Brazil: Conservative Jair Bolsonaro Peaks in Polls Two Days from Presidential Election

National Social Liberal Party presidential candidate Jair Bolsonaro greets supporters during a campaign rally in Brasilia's Ceilandia neighborhood, Brazil, Wednesday, Sept. 5, 2018. Brazilians go to the polls on October 7 to cast their vote for a new president. (AP Photo/Eraldo Peres)
AP Photo/Eraldo Peres

Brazil’s conservative presidential candidate Jair Bolsonaro reached 39 percent support in a poll released Thursday, a new high placing him 14 points ahead of the second place candidate just three days from the national election.

Brazilians are scheduled to vote on October 7. To win the presidency, a candidate must receive 50 percent of the vote. If no candidate reaches that threshold, the government schedules a run-off vote between the top two vote-getters.

Bolsonaro, of the right-wing Social Liberal Party (PSL), does not appear close enough to the 50 percent threshold to prevent a second election, though reports this week indicate that the socialist Workers’ Party (PT) has begun to launch attacks on Bolsonaro that it was hoping to hold onto until the run-off as Bolsonaro inches closer to the threshold and support for their candidate, Fernando Haddad, dwindles, leaving him in a dead heat for second place with Ciro Gomes of the Democratic Labor Party (PDT).

The Brazilian firm Datafolha released a poll Thursday finding Bolsonaro leading with 39 percent support, Haddad in second place with 25 percent, and Gomes at 13 percent. The Brazilian Social Democracy Party (PSDB) candidate Geraldo Alckmin rounds out fourth place with 9 percent.

The upward mobility for Bolsonaro in Datafolha’s polling has been significant. Folha de Sao Paulo notes that he rose from 32 to 35 percent support over the past week, and was down to 28 percent support in a poll taken between September 26-28. This week, he was the only candidate whose support changed in either direction more than the two-percent margin of error.

Datafolha found Bolsonaro and Haddad in a statistical tie should they face each other in a run-off election.

The poll notes that, in the run-off round, “disapproval ratings are key,” both at high rates for Bolsonaro and Haddad. Bolsonaro maintained a steady 45 percent disapproval rating, slightly higher than Haddad’s 40 percent. Over 80 percent of those who said they would vote for either candidate said they were sure of their vote and would not change it.

The poll, while the most recent one available, was taken before last night’s presidential debate. Bolsonaro did not attend the debate at the advice of his doctors; a socialist fanatic attempted to stab him to death in early September, and the candidate has yet to make a full recovery. Yet O Globo, whose parent Globo Network hosted the debate, called Bolsonaro the “star” of the show. As he was not there to defend himself, the other candidates dedicated their time largely to attacking the frontrunner, not each other.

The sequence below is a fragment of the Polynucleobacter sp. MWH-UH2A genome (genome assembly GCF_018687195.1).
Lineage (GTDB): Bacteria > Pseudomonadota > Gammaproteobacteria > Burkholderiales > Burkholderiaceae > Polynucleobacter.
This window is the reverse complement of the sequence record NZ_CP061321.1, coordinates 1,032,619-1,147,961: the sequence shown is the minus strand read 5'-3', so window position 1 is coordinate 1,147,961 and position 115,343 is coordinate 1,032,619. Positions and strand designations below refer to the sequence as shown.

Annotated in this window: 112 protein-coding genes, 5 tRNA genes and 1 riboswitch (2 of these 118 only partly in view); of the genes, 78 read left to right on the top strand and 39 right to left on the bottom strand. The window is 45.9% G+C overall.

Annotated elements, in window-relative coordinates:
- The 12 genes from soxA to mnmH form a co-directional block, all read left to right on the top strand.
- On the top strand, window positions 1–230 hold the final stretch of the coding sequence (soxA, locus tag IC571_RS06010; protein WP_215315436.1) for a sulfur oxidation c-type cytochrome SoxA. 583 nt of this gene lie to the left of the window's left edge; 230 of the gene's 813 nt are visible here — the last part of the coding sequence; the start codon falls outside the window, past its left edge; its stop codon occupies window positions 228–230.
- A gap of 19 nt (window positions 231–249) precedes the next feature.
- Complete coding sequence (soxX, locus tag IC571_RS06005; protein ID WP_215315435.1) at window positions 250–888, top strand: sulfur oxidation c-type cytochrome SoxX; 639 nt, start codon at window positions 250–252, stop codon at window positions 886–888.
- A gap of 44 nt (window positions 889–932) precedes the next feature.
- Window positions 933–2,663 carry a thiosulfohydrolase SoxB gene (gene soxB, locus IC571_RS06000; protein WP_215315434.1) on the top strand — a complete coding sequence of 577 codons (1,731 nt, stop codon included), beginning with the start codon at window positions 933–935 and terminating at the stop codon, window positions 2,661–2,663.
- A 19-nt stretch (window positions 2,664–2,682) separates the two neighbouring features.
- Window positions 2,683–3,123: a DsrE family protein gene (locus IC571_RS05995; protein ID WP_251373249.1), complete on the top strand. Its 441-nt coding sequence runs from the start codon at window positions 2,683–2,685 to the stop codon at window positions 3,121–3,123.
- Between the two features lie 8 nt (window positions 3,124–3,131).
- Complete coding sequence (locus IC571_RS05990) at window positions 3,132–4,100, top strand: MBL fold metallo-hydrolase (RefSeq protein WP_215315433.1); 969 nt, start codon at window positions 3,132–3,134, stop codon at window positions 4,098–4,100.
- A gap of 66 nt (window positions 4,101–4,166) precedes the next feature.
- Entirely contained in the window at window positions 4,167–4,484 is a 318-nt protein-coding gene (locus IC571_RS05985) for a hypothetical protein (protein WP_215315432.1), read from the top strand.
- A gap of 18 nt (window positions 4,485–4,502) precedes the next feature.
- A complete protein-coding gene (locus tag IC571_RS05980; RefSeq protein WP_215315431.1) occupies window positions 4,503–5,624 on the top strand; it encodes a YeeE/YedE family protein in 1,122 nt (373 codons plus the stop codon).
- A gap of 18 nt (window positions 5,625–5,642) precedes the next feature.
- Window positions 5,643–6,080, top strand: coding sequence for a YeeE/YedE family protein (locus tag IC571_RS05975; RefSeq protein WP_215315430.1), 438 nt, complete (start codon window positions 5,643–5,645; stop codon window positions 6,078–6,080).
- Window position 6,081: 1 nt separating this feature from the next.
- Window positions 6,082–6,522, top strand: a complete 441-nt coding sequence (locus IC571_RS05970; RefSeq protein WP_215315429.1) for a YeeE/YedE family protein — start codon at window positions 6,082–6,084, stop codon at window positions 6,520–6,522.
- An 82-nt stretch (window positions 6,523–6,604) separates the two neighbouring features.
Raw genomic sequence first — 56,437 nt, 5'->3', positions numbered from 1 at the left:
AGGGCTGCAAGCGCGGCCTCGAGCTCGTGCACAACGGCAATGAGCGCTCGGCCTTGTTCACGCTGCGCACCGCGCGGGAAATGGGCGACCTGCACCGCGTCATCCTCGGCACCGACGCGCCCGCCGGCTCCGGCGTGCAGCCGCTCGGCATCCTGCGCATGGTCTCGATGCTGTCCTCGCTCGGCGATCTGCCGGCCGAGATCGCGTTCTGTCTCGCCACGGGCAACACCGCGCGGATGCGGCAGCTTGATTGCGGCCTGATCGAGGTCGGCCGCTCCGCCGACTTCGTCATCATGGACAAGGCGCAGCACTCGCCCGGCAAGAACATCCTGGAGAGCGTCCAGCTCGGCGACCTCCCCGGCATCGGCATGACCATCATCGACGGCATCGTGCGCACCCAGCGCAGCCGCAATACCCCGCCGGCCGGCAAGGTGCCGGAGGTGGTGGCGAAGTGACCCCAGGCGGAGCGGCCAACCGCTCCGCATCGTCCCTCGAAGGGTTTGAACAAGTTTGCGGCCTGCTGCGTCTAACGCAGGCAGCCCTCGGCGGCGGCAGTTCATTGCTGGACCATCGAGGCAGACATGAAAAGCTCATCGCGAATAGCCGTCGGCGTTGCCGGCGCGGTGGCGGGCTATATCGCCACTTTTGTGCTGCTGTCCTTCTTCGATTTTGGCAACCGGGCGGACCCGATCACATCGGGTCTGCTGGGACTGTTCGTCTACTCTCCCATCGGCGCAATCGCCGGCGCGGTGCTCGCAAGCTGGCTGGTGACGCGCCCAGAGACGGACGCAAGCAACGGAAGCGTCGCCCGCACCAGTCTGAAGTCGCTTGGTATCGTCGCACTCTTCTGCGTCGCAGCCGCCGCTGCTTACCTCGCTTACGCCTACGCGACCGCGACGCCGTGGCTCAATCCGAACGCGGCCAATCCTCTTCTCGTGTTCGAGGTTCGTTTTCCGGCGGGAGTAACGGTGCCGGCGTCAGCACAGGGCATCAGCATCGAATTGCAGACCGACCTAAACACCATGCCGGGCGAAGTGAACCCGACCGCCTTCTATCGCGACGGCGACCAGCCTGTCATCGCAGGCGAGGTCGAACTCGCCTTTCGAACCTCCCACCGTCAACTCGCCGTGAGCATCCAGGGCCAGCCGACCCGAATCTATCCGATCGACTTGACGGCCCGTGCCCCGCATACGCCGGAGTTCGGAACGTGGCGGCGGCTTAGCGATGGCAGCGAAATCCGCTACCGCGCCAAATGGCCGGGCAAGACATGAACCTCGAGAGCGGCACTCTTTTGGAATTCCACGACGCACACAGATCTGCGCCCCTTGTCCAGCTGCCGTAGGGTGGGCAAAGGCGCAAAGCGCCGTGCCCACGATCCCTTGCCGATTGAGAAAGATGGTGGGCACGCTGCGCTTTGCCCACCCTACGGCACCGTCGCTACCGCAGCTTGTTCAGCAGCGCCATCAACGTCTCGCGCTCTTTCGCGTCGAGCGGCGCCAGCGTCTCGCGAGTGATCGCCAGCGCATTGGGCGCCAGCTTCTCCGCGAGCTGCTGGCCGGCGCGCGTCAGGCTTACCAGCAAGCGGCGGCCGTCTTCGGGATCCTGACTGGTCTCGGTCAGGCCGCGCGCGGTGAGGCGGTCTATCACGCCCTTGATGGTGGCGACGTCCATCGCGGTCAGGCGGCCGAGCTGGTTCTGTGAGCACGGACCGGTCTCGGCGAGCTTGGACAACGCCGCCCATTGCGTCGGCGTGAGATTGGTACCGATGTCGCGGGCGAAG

Haddad, O Globo noted, “chose to double down on the agenda of the left,” spending a significant amount of time defending imprisoned former president Luiz Inácio Lula da Silva. Lula was arrested and convicted this year of taking over $1 million in bribes and sentenced to 12 years in prison; prior to this sentencing, he was the frontrunner in the election. Despite being disqualified early this year from running, Lula prevented the PT from choosing a replacement until September, when Haddad jumped in at the last minute. This week’s Datafolha poll showed that most Brazilians support Lula’s imprisonment, O Globo noted, making Haddad’s defense a confusing move.

The newspaper also noted that attacks on Bolsonaro for being too conservative – he supports gun rights for Brazilians, a decentralized federal government, and stricter laws against corruption – “have repeatedly appeared on TV and radio advertisements and the candidate has only expanded his lead.”

This reality appeared at its most stark after Datafolha and Ibope, another major firm, dropped polls early this week. Left-wing groups organized dozens of protests against Bolsonaro nationwide under the banner “ele nao” (“not him”), an attempt to turn opposition to Bolsonaro into a feminist cause. Bolsonaro gained six points among women in the time between the last poll before the protests and the first one after, though he still holds a significant deficit with women voters. The penultimate Datafolha poll out revealed more bad news for the PT – Bolsonaro is gaining among traditional socialist voters.

Socialist groups have not yet abandoned this radical approach, despite evidence that it may be alienating not only moderates, but their base. The PT dropped a social media attack ad comparing Bolsonaro to Adolf Hitler this week, a move that one observer joked had revealed that the polls “have short-circuited the Haddad campaign.”

Ciro Gomes has now focused his campaign’s attention towards attacking Haddad, not Bolsonaro, in the hope of taking over the second-place position.

“I’ve never lost in my home [Ceará state] – never, not once … and Haddad ran in an election less than two years ago and lost to a trickster like Doria in all areas of Sao Paulo,” Gomes told a crowd at an event Friday. Joao Doria is the former mayor of Sao Paulo, having defeated incumbent Haddad for the position. Prior to that political position, he was most popularly known as the host of the Brazilian version of The Apprentice.

“He is not a bad person, I have nothing against his personality, but he does not have the energy … he does not have the authority to face this fascist wave,” Gomes claimed, referring in his latter remark to Bolsonaro.

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